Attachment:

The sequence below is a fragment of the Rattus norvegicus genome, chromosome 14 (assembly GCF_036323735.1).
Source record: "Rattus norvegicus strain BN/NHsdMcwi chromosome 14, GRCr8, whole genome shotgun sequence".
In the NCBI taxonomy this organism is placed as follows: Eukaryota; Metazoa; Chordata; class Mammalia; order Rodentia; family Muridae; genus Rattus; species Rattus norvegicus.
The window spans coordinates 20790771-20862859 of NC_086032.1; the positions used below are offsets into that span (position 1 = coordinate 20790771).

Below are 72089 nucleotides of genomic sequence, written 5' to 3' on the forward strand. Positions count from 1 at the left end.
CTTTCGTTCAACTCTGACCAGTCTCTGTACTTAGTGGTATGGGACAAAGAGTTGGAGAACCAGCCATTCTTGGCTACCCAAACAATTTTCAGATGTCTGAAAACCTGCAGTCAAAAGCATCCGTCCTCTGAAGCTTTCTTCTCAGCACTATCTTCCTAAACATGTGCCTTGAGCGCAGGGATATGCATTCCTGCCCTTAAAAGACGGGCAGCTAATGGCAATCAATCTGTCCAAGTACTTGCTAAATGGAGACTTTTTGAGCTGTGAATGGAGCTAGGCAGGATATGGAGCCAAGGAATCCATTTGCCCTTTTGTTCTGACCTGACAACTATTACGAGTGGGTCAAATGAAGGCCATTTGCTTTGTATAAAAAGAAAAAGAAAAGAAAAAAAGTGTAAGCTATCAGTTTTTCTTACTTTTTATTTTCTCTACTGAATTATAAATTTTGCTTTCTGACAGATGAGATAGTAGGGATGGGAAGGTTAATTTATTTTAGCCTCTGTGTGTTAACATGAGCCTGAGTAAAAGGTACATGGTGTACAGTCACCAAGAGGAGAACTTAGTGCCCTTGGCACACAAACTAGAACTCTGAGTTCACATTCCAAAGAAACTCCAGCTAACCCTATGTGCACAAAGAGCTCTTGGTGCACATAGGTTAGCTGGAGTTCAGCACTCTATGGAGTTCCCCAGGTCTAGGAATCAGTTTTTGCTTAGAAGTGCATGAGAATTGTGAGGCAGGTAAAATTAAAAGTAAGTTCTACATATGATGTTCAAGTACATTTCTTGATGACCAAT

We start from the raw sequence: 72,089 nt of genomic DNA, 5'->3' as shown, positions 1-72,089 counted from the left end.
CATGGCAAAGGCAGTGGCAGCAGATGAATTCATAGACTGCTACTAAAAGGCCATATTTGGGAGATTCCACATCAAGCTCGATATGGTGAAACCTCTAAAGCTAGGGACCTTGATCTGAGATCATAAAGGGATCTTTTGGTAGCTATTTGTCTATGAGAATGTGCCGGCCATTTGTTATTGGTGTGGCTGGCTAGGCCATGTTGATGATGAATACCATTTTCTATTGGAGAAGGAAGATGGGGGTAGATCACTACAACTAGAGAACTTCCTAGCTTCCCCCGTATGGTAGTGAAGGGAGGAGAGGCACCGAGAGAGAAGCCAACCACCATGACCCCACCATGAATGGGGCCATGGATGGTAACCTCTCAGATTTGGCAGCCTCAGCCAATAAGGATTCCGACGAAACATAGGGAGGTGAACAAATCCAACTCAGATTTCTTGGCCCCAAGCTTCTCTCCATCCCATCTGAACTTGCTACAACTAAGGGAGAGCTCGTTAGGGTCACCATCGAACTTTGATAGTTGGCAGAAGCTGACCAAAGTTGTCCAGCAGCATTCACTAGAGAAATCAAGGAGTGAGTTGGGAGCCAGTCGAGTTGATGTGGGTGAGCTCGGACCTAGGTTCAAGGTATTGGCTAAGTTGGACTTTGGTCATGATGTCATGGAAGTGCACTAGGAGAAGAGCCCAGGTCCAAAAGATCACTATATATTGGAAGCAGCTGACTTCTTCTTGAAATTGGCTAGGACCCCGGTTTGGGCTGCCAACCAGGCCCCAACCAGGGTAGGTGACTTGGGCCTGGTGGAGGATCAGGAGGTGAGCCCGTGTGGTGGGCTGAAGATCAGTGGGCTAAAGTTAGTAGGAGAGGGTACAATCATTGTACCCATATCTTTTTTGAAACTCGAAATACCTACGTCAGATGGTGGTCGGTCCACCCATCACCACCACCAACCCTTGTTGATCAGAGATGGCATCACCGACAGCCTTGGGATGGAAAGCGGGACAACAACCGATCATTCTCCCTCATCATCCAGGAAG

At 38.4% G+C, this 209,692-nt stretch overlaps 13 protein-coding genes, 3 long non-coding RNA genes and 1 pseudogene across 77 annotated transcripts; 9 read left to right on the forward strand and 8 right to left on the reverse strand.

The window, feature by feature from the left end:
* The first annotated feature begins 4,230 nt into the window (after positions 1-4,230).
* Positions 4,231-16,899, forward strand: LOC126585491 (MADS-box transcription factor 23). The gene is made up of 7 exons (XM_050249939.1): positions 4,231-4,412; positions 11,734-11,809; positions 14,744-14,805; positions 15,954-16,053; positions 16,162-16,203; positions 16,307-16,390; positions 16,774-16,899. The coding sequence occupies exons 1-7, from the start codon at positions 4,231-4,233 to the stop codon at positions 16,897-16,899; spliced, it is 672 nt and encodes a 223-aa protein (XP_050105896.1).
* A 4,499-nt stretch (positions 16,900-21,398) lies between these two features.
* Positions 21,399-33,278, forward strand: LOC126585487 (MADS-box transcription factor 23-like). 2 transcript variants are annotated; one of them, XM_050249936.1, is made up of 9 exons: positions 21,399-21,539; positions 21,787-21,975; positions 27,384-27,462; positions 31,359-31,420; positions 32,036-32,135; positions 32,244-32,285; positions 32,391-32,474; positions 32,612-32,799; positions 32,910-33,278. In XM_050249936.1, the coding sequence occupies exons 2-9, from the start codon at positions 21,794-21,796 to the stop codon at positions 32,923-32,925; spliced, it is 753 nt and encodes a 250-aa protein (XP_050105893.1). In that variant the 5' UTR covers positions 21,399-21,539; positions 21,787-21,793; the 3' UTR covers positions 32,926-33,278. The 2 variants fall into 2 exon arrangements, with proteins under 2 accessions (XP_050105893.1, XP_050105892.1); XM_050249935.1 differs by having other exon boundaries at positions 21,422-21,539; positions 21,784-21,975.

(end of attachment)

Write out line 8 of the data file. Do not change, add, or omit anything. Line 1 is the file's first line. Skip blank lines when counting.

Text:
CATGGCAAAGGCAGTGGCAGCAGATGAATTCATAGACTGCTACTAAAAGGCCATATTTGGGAGATTCCACATCAAGCTCGATATGGTGAAACCTCTAAAGCTAGGGACCTTGATCTGAGATCATAAAGGGATCTTTTGGTAGCTATTTGTCTATGAGAATGTGCCGGCCATTTGTTATTGGTGTGGCTGGCTAGGCCATGTTGATGATGAATACCATTTTCTATTGGAGAAGGAAGATGGGGGTAGATCACTACAACTAGAGAACTTCCTAGCTTCCCCCGTATGGTAGTGAAGGGAGGAGAGGCACCGAGAGAGAAGCCAACCACCATGACCCCACCATGAATGGGGCCATGGATGGTAACCTCTCAGATTTGGCAGCCTCAGCCAATAAGGATTCCGACGAAACATAGGGAGGTGAACAAATCCAACTCAGATTTCTTGGCCCCAAGCTTCTCTCCATCCCATCTGAACTTGCTACAACTAAGGGAGAGCTCGTTAGGGTCACCATCGAACTTTGATAGTTGGCAGAAGCTGACCAAAGTTGTCCAGCAGCATTCACTAGAGAAATCAAGGAGTGAGTTGGGAGCCAGTCGAGTTGATGTGGGTGAGCTCGGACCTAGGTTCAAGGTATTGGCTAAGTTGGACTTTGGTCATGATGTCATGGAAGTGCACTAGGAGAAGAGCCCAGGTCCAAAAGATCACTATATATTGGAAGCAGCTGACTTCTTCTTGAAATTGGCTAGGACCCCGGTTTGGGCTGCCAACCAGGCCCCAACCAGGGTAGGTGACTTGGGCCTGGTGGAGGATCAGGAGGTGAGCCCGTGTGGTGGGCTGAAGATCAGTGGGCTAAAGTTAGTAGGAGAGGGTACAATCATTGTACCCATATCTTTTTTGAAACTCGAAATACCTACGTCAGATGGTGGTCGGTCCACCCATCACCACCACCAACCCTTGTTGATCAGAGATGGCATCACCGACAGCCTTGGGATGGAAAGCGGGACAACAACCGATCATTCTCCCTCATCATCCAGGAAG